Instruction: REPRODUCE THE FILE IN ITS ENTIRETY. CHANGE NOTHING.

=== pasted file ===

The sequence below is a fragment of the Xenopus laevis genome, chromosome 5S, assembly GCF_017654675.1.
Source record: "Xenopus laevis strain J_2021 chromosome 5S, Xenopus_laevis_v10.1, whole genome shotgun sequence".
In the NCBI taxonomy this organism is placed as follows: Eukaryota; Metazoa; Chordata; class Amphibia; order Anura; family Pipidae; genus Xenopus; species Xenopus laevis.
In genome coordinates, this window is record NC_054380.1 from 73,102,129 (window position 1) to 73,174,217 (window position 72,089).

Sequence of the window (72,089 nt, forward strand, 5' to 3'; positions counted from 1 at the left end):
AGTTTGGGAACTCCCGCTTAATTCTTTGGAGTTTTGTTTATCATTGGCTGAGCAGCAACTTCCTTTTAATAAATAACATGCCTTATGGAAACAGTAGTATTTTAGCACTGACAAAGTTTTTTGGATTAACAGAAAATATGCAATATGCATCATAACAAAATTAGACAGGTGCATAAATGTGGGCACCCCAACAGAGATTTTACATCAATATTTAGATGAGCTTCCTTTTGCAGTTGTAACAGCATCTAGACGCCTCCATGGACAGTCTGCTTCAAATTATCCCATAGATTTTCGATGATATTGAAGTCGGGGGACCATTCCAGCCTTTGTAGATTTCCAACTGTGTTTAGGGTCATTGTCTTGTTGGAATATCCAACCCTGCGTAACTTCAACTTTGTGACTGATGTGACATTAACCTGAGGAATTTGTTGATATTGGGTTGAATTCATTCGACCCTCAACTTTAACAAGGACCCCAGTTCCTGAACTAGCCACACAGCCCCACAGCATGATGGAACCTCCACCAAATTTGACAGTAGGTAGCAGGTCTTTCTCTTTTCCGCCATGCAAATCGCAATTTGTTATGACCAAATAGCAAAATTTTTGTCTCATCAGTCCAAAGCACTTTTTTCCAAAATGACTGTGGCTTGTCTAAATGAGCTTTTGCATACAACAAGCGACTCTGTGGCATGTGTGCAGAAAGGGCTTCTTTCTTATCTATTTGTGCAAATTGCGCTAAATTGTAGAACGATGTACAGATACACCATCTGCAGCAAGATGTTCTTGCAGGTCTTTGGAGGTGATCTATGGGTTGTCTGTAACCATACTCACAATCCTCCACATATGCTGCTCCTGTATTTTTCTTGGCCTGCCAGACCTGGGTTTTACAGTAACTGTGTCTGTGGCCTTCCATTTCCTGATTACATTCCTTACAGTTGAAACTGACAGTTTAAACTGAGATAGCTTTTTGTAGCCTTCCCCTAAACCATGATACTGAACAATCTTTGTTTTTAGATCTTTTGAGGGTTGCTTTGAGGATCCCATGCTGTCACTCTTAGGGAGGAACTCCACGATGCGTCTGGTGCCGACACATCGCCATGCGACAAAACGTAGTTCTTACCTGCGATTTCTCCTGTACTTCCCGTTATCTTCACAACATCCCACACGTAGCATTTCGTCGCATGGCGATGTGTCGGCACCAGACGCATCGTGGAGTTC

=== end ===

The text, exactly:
The sequence below is a fragment of the Xenopus laevis genome, chromosome 5S, assembly GCF_017654675.1.
Source record: "Xenopus laevis strain J_2021 chromosome 5S, Xenopus_laevis_v10.1, whole genome shotgun sequence".
In the NCBI taxonomy this organism is placed as follows: Eukaryota; Metazoa; Chordata; class Amphibia; order Anura; family Pipidae; genus Xenopus; species Xenopus laevis.
In genome coordinates, this window is record NC_054380.1 from 73,102,129 (window position 1) to 73,174,217 (window position 72,089).

Sequence of the window (72,089 nt, forward strand, 5' to 3'; positions counted from 1 at the left end):
AGTTTGGGAACTCCCGCTTAATTCTTTGGAGTTTTGTTTATCATTGGCTGAGCAGCAACTTCCTTTTAATAAATAACATGCCTTATGGAAACAGTAGTATTTTAGCACTGACAAAGTTTTTTGGATTAACAGAAAATATGCAATATGCATCATAACAAAATTAGACAGGTGCATAAATGTGGGCACCCCAACAGAGATTTTACATCAATATTTAGATGAGCTTCCTTTTGCAGTTGTAACAGCATCTAGACGCCTCCATGGACAGTCTGCTTCAAATTATCCCATAGATTTTCGATGATATTGAAGTCGGGGGACCATTCCAGCCTTTGTAGATTTCCAACTGTGTTTAGGGTCATTGTCTTGTTGGAATATCCAACCCTGCGTAACTTCAACTTTGTGACTGATGTGACATTAACCTGAGGAATTTGTTGATATTGGGTTGAATTCATTCGACCCTCAACTTTAACAAGGACCCCAGTTCCTGAACTAGCCACACAGCCCCACAGCATGATGGAACCTCCACCAAATTTGACAGTAGGTAGCAGGTCTTTCTCTTTTCCGCCATGCAAATCGCAATTTGTTATGACCAAATAGCAAAATTTTTGTCTCATCAGTCCAAAGCACTTTTTTCCAAAATGACTGTGGCTTGTCTAAATGAGCTTTTGCATACAACAAGCGACTCTGTGGCATGTGTGCAGAAAGGGCTTCTTTCTTATCTATTTGTGCAAATTGCGCTAAATTGTAGAACGATGTACAGATACACCATCTGCAGCAAGATGTTCTTGCAGGTCTTTGGAGGTGATCTATGGGTTGTCTGTAACCATACTCACAATCCTCCACATATGCTGCTCCTGTATTTTTCTTGGCCTGCCAGACCTGGGTTTTACAGTAACTGTGTCTGTGGCCTTCCATTTCCTGATTACATTCCTTACAGTTGAAACTGACAGTTTAAACTGAGATAGCTTTTTGTAGCCTTCCCCTAAACCATGATACTGAACAATCTTTGTTTTTAGATCTTTTGAGGGTTGCTTTGAGGATCCCATGCTGTCACTCTTAGGGAGGAACTCCACGATGCGTCTGGTGCCGACACATCGCCATGCGACAAAACGTAGTTCTTACCTGCGATTTCTCCTGTACTTCCCGTTATCTTCACAACATCCCACACGTAGCATTTCGTCGCATGGCGATGTGTCGGCACCAGACGCATCGTGGAGTTC